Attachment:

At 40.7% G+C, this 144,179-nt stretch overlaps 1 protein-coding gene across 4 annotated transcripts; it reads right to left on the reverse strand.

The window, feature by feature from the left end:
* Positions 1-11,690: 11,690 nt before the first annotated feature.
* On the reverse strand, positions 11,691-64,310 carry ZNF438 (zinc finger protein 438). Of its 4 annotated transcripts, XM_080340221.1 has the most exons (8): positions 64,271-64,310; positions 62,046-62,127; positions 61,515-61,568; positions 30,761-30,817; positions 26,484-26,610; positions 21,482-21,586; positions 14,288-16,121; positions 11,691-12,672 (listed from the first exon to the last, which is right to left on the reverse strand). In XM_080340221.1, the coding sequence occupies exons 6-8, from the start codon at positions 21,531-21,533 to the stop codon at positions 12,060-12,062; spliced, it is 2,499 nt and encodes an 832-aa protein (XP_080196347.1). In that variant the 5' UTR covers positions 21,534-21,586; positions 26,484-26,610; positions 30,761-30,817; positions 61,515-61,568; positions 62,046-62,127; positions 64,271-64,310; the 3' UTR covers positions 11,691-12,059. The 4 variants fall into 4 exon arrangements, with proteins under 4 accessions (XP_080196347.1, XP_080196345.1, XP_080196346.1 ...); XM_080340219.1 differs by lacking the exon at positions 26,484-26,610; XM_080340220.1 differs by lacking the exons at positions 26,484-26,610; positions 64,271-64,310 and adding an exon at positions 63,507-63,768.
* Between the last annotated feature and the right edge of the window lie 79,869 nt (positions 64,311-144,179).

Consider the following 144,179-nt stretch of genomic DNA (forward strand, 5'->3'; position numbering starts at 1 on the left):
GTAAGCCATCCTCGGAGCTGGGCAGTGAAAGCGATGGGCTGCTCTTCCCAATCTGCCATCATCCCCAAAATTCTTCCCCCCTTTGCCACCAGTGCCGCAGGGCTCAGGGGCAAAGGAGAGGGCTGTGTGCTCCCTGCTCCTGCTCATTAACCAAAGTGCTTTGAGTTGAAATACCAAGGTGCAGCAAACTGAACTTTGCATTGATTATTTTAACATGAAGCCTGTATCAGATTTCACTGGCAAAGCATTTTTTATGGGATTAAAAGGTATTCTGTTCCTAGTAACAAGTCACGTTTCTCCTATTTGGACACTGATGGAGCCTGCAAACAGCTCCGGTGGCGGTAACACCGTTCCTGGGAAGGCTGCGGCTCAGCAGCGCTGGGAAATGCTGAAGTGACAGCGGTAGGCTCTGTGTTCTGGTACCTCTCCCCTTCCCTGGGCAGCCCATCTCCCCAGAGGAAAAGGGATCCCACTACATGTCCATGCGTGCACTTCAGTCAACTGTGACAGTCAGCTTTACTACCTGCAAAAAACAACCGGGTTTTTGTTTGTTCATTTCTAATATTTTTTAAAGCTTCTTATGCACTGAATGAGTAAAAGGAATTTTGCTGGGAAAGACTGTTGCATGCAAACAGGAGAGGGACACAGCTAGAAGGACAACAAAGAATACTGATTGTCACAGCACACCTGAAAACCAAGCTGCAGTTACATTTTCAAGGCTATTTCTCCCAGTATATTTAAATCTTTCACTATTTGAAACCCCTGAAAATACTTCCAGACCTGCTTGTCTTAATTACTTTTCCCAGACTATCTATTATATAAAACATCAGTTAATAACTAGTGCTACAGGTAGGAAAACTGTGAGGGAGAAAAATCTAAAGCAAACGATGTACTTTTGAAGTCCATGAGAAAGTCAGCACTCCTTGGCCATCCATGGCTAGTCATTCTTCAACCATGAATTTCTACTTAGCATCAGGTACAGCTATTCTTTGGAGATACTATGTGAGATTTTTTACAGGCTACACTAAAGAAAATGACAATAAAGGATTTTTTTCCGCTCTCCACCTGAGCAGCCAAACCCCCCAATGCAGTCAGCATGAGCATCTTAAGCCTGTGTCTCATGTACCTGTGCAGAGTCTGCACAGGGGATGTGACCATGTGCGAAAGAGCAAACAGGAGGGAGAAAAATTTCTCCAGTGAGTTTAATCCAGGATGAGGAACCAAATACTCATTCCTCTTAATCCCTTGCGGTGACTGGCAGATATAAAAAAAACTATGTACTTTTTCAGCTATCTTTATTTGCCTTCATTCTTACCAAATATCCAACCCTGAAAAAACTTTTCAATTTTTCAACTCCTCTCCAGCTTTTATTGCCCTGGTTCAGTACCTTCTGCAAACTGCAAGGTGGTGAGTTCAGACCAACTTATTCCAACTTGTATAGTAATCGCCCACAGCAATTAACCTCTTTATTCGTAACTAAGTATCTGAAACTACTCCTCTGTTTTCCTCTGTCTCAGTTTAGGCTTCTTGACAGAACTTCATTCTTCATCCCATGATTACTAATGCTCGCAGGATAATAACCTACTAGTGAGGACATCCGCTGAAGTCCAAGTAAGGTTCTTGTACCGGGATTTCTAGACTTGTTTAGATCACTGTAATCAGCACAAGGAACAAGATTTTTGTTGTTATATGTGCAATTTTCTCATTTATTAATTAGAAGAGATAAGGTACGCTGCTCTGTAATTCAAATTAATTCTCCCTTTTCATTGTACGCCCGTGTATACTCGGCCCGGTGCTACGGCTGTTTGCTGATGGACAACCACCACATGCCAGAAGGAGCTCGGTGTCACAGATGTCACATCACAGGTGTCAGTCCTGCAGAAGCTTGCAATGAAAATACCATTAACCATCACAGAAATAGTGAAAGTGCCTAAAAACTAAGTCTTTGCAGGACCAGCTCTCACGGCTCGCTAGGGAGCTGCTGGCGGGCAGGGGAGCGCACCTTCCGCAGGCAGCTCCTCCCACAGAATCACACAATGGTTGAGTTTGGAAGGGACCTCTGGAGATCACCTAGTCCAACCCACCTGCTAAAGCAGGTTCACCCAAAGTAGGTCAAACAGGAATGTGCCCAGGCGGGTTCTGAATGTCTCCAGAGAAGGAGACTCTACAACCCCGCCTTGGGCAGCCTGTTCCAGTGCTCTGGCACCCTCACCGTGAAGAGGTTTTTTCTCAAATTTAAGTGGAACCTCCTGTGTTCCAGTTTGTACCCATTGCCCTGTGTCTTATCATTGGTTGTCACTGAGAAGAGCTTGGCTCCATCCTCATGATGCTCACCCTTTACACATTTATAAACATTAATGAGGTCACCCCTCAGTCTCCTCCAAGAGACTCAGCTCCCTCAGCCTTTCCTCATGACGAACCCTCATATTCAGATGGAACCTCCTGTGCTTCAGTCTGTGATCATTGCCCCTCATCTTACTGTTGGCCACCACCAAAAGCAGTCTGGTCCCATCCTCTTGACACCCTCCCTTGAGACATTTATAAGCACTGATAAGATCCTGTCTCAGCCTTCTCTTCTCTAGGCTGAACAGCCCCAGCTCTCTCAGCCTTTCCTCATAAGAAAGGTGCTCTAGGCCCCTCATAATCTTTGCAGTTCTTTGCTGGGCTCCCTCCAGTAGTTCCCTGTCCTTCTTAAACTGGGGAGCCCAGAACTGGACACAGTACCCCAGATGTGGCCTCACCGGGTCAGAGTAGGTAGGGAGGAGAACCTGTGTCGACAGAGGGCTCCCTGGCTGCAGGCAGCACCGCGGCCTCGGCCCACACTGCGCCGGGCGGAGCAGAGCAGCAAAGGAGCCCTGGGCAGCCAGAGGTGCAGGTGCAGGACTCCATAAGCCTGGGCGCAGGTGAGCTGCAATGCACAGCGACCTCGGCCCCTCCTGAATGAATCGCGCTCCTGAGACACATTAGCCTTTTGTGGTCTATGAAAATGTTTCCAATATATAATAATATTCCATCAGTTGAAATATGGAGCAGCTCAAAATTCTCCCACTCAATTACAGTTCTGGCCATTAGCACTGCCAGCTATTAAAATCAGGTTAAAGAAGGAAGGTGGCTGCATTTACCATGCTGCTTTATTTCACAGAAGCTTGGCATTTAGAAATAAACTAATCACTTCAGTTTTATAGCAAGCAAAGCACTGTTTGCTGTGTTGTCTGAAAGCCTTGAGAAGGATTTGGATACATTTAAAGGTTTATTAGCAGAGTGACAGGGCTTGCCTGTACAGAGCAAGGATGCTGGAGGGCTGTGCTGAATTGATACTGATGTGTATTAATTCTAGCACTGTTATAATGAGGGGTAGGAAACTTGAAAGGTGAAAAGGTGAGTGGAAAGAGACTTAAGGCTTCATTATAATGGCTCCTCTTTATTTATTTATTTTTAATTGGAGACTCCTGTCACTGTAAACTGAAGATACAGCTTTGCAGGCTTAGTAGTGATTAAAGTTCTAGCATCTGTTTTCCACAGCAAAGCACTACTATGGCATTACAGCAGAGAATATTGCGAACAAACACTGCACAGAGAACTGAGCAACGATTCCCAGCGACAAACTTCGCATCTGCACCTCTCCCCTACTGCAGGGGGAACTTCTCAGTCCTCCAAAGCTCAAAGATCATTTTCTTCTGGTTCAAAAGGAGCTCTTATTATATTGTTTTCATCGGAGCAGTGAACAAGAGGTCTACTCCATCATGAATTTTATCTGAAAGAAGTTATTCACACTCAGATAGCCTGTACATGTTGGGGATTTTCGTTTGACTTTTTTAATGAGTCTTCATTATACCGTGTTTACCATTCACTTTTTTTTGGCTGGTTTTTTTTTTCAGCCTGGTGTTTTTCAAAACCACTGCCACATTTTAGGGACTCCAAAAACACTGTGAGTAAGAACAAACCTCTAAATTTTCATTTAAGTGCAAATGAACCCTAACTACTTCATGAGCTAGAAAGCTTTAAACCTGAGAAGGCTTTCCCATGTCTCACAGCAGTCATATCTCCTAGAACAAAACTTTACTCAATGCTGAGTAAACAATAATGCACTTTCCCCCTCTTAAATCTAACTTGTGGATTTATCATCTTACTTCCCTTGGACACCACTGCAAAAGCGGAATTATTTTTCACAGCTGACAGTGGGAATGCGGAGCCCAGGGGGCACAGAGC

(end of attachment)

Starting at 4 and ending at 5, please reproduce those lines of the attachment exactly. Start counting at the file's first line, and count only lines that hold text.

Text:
* On the reverse strand, positions 11,691-64,310 carry ZNF438 (zinc finger protein 438). Of its 4 annotated transcripts, XM_080340221.1 has the most exons (8): positions 64,271-64,310; positions 62,046-62,127; positions 61,515-61,568; positions 30,761-30,817; positions 26,484-26,610; positions 21,482-21,586; positions 14,288-16,121; positions 11,691-12,672 (listed from the first exon to the last, which is right to left on the reverse strand). In XM_080340221.1, the coding sequence occupies exons 6-8, from the start codon at positions 21,531-21,533 to the stop codon at positions 12,060-12,062; spliced, it is 2,499 nt and encodes an 832-aa protein (XP_080196347.1). In that variant the 5' UTR covers positions 21,534-21,586; positions 26,484-26,610; positions 30,761-30,817; positions 61,515-61,568; positions 62,046-62,127; positions 64,271-64,310; the 3' UTR covers positions 11,691-12,059. The 4 variants fall into 4 exon arrangements, with proteins under 4 accessions (XP_080196347.1, XP_080196345.1, XP_080196346.1 ...); XM_080340219.1 differs by lacking the exon at positions 26,484-26,610; XM_080340220.1 differs by lacking the exons at positions 26,484-26,610; positions 64,271-64,310 and adding an exon at positions 63,507-63,768.
* Between the last annotated feature and the right edge of the window lie 79,869 nt (positions 64,311-144,179).